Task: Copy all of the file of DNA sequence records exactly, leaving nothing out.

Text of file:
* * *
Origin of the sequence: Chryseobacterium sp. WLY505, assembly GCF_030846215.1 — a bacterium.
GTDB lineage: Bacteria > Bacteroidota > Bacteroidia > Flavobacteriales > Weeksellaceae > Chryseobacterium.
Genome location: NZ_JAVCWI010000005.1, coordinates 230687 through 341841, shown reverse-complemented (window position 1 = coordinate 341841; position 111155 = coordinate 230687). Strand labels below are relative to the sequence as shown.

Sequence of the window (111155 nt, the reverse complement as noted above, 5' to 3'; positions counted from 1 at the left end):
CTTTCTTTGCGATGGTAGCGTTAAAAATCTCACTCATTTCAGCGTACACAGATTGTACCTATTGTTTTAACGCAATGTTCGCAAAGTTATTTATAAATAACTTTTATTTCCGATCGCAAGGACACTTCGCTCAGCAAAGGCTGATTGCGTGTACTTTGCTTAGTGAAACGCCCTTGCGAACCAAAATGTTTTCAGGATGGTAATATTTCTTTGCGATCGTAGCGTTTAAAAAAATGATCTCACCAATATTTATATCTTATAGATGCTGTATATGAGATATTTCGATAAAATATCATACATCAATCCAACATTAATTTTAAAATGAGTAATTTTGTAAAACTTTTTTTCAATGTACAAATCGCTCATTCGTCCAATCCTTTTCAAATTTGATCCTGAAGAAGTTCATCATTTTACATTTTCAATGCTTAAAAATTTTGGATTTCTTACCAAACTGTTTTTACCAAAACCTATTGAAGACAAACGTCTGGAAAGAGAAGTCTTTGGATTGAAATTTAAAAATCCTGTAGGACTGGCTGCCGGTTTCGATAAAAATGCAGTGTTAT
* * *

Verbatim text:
Origin of the sequence: Chryseobacterium sp. WLY505, assembly GCF_030846215.1 — a bacterium.
GTDB lineage: Bacteria > Bacteroidota > Bacteroidia > Flavobacteriales > Weeksellaceae > Chryseobacterium.
Genome location: NZ_JAVCWI010000005.1, coordinates 230687 through 341841, shown reverse-complemented (window position 1 = coordinate 341841; position 111155 = coordinate 230687). Strand labels below are relative to the sequence as shown.

Sequence of the window (111155 nt, the reverse complement as noted above, 5' to 3'; positions counted from 1 at the left end):
CTTTCTTTGCGATGGTAGCGTTAAAAATCTCACTCATTTCAGCGTACACAGATTGTACCTATTGTTTTAACGCAATGTTCGCAAAGTTATTTATAAATAACTTTTATTTCCGATCGCAAGGACACTTCGCTCAGCAAAGGCTGATTGCGTGTACTTTGCTTAGTGAAACGCCCTTGCGAACCAAAATGTTTTCAGGATGGTAATATTTCTTTGCGATCGTAGCGTTTAAAAAAATGATCTCACCAATATTTATATCTTATAGATGCTGTATATGAGATATTTCGATAAAATATCATACATCAATCCAACATTAATTTTAAAATGAGTAATTTTGTAAAACTTTTTTTCAATGTACAAATCGCTCATTCGTCCAATCCTTTTCAAATTTGATCCTGAAGAAGTTCATCATTTTACATTTTCAATGCTTAAAAATTTTGGATTTCTTACCAAACTGTTTTTACCAAAACCTATTGAAGACAAACGTCTGGAAAGAGAAGTCTTTGGATTGAAATTTAAAAATCCTGTAGGACTGGCTGCCGGTTTCGATAAAAATGCAGTGTTAT